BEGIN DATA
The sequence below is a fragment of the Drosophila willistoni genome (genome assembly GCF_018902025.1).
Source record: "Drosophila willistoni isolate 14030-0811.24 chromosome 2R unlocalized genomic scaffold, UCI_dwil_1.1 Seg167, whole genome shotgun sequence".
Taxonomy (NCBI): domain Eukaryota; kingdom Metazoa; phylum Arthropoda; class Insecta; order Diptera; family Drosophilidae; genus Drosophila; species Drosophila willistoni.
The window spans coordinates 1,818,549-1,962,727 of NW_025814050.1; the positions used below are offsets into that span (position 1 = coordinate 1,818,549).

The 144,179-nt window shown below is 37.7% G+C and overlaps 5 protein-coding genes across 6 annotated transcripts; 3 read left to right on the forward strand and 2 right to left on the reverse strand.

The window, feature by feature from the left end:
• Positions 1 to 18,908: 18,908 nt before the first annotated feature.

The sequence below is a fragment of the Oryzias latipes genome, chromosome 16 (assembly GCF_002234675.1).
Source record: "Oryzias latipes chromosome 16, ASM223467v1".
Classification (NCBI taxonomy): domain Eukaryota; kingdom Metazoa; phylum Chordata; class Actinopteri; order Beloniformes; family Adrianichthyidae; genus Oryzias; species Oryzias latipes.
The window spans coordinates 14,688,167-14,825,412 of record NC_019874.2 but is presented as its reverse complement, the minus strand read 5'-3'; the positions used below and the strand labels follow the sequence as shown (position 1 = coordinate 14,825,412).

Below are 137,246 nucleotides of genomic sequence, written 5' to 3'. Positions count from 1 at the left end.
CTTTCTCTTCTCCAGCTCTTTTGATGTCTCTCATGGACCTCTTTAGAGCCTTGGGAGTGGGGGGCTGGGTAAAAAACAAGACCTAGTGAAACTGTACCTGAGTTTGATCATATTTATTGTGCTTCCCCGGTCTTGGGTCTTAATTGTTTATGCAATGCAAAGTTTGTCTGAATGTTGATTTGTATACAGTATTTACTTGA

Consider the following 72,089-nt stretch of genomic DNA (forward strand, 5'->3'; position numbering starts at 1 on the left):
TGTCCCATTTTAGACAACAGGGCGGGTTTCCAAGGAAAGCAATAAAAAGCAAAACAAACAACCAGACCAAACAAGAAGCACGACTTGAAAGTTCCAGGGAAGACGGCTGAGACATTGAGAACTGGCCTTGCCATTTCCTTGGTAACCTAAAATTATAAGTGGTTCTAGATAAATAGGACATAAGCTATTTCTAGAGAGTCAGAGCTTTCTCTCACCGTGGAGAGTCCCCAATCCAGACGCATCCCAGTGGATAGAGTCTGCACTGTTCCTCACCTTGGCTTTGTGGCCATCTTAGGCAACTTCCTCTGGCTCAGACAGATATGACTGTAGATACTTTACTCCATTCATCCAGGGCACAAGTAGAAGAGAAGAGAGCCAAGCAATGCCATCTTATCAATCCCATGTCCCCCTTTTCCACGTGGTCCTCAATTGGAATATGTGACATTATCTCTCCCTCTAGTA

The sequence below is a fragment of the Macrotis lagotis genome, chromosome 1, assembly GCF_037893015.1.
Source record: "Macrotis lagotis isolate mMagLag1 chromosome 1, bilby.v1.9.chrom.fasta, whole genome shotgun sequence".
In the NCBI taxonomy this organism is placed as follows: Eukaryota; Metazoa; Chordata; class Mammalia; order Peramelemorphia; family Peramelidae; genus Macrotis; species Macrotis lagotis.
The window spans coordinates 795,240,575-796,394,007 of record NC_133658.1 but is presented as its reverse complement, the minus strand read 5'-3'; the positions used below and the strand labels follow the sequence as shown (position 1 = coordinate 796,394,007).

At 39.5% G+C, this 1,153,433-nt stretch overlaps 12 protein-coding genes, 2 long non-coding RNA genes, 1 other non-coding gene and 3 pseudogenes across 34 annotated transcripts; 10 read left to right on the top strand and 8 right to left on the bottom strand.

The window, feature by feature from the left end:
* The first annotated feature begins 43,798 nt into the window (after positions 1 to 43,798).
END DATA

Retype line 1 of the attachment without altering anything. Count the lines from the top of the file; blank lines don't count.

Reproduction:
The sequence below is a fragment of the Drosophila willistoni genome (genome assembly GCF_018902025.1).